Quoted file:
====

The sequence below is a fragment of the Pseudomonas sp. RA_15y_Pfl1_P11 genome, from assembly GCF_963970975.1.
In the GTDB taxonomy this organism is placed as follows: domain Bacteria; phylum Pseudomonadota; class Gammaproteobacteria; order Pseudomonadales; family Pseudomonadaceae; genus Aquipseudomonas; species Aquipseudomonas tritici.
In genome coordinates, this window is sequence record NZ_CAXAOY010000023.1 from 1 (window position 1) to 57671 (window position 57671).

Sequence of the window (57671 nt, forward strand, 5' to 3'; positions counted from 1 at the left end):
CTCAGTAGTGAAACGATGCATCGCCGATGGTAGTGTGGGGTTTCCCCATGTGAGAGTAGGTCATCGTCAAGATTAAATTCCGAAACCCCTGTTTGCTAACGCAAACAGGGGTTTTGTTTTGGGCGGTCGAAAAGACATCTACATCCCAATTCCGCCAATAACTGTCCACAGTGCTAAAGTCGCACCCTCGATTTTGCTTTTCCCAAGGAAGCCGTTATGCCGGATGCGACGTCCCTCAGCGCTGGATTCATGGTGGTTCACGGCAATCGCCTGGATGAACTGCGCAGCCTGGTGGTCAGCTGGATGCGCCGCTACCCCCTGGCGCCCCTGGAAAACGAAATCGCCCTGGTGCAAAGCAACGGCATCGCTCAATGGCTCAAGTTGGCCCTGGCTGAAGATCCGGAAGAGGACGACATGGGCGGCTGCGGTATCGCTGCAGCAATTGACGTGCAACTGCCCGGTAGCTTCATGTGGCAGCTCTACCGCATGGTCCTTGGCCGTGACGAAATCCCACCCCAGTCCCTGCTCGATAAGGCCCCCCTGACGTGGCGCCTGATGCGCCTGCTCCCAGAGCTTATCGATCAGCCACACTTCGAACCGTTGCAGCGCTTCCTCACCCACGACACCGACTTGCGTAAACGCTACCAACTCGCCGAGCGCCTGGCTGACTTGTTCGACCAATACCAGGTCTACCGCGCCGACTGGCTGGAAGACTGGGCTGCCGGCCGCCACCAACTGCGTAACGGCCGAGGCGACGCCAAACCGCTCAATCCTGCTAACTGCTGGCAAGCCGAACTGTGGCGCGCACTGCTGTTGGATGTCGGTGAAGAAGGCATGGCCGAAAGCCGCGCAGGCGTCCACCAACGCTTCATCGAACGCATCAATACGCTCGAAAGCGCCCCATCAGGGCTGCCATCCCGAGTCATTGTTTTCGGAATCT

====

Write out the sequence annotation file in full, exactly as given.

The sequence below is a fragment of the Pseudomonas sp. RA_15y_Pfl1_P11 genome, from assembly GCF_963970975.1.
In the GTDB taxonomy this organism is placed as follows: domain Bacteria; phylum Pseudomonadota; class Gammaproteobacteria; order Pseudomonadales; family Pseudomonadaceae; genus Aquipseudomonas; species Aquipseudomonas tritici.
In genome coordinates, this window is sequence record NZ_CAXAOY010000023.1 from 1 (window position 1) to 57671 (window position 57671).

Sequence of the window (57671 nt, forward strand, 5' to 3'; positions counted from 1 at the left end):
CTCAGTAGTGAAACGATGCATCGCCGATGGTAGTGTGGGGTTTCCCCATGTGAGAGTAGGTCATCGTCAAGATTAAATTCCGAAACCCCTGTTTGCTAACGCAAACAGGGGTTTTGTTTTGGGCGGTCGAAAAGACATCTACATCCCAATTCCGCCAATAACTGTCCACAGTGCTAAAGTCGCACCCTCGATTTTGCTTTTCCCAAGGAAGCCGTTATGCCGGATGCGACGTCCCTCAGCGCTGGATTCATGGTGGTTCACGGCAATCGCCTGGATGAACTGCGCAGCCTGGTGGTCAGCTGGATGCGCCGCTACCCCCTGGCGCCCCTGGAAAACGAAATCGCCCTGGTGCAAAGCAACGGCATCGCTCAATGGCTCAAGTTGGCCCTGGCTGAAGATCCGGAAGAGGACGACATGGGCGGCTGCGGTATCGCTGCAGCAATTGACGTGCAACTGCCCGGTAGCTTCATGTGGCAGCTCTACCGCATGGTCCTTGGCCGTGACGAAATCCCACCCCAGTCCCTGCTCGATAAGGCCCCCCTGACGTGGCGCCTGATGCGCCTGCTCCCAGAGCTTATCGATCAGCCACACTTCGAACCGTTGCAGCGCTTCCTCACCCACGACACCGACTTGCGTAAACGCTACCAACTCGCCGAGCGCCTGGCTGACTTGTTCGACCAATACCAGGTCTACCGCGCCGACTGGCTGGAAGACTGGGCTGCCGGCCGCCACCAACTGCGTAACGGCCGAGGCGACGCCAAACCGCTCAATCCTGCTAACTGCTGGCAAGCCGAACTGTGGCGCGCACTGCTGTTGGATGTCGGTGAAGAAGGCATGGCCGAAAGCCGCGCAGGCGTCCACCAACGCTTCATCGAACGCATCAATACGCTCGAAAGCGCCCCATCAGGGCTGCCATCCCGAGTCATTGTTTTCGGAATCT